Or on a more mundane level, as countless Americans have told me, "Why should I pay for someone else's health care? Let them buy their own, just like I did."

Consequently, we've not had universal health care for the common good. We have never enjoyed the benefit of universal higher education, because collectively we cannot agree that it is in the common good for all citizens to be equally free from ignorance. We pay the price of that at every turn … in the lack of nuance in the national character, in the childlike and clichéd thinking of our electorate, in our satisfaction with a deluge of technological toys instead of meaningful work and leisure, or intellectual and spiritual substance. Nor is there assured food and shelter for the poorest among us, despite that it is in the common good that all children be raised in a secure environment … because over generations that produces an ever nobler community and nation. "Each generation better than the last," as the saying goes.

Now, that is moreover a pretty good description of the American Dream, at least as it regards fairness and justice. And halting as it has been, we have made progress in fairness and justice -- civil rights and women's suffrage being two examples. And we could have achieved more, had we been fixed upon the most fundamental sense of what is just. We did that collectively as American citizens.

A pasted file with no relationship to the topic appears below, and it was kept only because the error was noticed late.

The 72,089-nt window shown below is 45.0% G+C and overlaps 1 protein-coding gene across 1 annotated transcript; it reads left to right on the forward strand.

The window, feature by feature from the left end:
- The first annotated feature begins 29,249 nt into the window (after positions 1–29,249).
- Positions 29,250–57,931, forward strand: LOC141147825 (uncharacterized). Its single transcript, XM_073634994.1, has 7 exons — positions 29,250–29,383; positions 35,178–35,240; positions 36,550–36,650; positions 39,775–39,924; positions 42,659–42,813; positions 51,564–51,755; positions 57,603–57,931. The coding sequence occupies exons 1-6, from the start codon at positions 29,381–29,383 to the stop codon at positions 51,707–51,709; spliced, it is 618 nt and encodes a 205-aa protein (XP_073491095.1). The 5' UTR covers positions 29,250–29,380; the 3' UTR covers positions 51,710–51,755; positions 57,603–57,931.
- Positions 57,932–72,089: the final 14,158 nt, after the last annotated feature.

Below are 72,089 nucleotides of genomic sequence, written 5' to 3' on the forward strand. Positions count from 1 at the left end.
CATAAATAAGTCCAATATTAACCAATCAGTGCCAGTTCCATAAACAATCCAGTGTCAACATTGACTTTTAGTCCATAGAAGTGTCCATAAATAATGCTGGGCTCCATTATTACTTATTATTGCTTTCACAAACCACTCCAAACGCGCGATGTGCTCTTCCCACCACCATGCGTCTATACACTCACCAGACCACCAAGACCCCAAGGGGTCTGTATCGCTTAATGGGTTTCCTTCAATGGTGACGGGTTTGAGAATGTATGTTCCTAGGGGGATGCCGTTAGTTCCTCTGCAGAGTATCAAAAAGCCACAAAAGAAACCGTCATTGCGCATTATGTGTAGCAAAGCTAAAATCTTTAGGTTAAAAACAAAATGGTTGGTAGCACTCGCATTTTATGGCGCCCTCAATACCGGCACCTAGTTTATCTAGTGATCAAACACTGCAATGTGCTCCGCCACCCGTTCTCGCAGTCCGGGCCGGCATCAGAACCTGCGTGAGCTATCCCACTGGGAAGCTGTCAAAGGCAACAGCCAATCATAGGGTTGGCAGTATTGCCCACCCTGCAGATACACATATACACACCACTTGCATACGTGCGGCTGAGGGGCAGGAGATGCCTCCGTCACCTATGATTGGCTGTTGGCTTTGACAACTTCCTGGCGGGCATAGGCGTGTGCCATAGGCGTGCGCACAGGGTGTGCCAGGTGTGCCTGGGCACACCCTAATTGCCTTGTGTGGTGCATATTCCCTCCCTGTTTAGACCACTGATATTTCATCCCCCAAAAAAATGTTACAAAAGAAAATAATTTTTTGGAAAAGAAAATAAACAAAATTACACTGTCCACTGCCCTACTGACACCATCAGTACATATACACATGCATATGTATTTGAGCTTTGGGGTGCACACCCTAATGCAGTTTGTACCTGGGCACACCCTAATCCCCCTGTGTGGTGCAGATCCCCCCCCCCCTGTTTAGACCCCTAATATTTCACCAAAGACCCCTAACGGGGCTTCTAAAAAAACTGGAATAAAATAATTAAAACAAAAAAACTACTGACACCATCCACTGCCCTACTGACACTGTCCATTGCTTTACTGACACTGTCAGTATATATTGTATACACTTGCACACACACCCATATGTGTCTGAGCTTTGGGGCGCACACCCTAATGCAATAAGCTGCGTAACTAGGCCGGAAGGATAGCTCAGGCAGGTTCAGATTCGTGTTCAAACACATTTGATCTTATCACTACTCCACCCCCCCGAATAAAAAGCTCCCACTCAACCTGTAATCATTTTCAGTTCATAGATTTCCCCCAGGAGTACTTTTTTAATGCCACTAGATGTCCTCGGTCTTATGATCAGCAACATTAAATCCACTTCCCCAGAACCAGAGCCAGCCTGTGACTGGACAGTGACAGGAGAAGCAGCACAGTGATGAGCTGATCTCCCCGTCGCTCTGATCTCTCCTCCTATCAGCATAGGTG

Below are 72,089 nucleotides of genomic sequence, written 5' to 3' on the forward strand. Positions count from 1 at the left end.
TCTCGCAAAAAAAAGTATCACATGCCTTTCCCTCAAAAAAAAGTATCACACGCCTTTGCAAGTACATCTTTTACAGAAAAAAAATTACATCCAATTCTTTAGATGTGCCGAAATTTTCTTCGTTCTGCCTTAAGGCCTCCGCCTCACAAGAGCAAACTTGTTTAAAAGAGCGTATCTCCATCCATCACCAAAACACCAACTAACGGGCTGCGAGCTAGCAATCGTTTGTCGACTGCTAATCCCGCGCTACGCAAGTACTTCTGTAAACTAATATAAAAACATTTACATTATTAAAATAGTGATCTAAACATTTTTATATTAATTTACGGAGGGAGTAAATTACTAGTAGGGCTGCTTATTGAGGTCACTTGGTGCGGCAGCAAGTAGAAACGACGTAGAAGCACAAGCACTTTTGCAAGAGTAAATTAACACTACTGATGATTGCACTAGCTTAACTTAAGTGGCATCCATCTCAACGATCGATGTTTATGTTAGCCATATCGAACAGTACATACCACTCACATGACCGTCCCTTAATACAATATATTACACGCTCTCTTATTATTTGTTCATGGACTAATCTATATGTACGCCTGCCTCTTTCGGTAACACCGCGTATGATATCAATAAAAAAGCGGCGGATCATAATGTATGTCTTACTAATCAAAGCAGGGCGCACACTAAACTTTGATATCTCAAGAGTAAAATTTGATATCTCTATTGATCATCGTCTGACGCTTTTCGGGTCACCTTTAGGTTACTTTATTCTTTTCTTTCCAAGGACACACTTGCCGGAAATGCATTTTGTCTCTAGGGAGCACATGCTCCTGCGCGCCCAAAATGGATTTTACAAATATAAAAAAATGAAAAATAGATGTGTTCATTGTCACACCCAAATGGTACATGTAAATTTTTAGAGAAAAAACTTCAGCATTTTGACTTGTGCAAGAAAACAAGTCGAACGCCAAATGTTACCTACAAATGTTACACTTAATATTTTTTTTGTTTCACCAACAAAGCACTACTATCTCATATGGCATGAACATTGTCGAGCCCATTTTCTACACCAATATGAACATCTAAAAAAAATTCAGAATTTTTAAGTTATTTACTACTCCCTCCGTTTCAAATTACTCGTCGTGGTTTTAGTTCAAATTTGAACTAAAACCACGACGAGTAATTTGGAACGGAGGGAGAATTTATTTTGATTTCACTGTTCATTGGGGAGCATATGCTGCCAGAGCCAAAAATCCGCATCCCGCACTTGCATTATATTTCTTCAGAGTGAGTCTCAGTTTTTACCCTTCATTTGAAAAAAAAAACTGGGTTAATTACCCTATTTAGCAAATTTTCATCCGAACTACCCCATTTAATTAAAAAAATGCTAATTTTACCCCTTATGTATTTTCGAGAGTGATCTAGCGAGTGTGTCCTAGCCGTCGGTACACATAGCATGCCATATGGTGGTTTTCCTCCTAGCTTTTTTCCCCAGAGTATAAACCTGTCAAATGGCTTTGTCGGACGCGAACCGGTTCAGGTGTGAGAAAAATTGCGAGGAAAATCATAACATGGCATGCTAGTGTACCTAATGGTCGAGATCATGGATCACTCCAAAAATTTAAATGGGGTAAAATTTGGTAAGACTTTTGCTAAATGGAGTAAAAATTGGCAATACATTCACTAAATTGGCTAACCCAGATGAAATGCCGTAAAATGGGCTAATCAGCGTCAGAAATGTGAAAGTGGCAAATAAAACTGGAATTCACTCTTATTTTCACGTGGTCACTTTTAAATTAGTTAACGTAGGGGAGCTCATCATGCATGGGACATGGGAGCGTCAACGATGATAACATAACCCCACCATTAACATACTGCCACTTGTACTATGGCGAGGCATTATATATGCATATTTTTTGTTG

But conceiving of one's self as a citizen of our republic is the poorest way to do so, given that it acknowledges us more as property of the state than of the planet. Especially considering that we have a far larger responsibility to our common planetary home than to any armed and squabbling, ambitious nation state. That we managed to overcome such obvious inequities as slavery and the oppression of women is no great accomplishment at all. Just two small acknowledgments of justness. Yet we wallow in those small expressions of human and national decency as if the advancement of humanity were all but accomplished (one more civil rights documentary rammed down my throat and I'm gonna drive over to PBS offices in D.C. and shoot out their latte machine).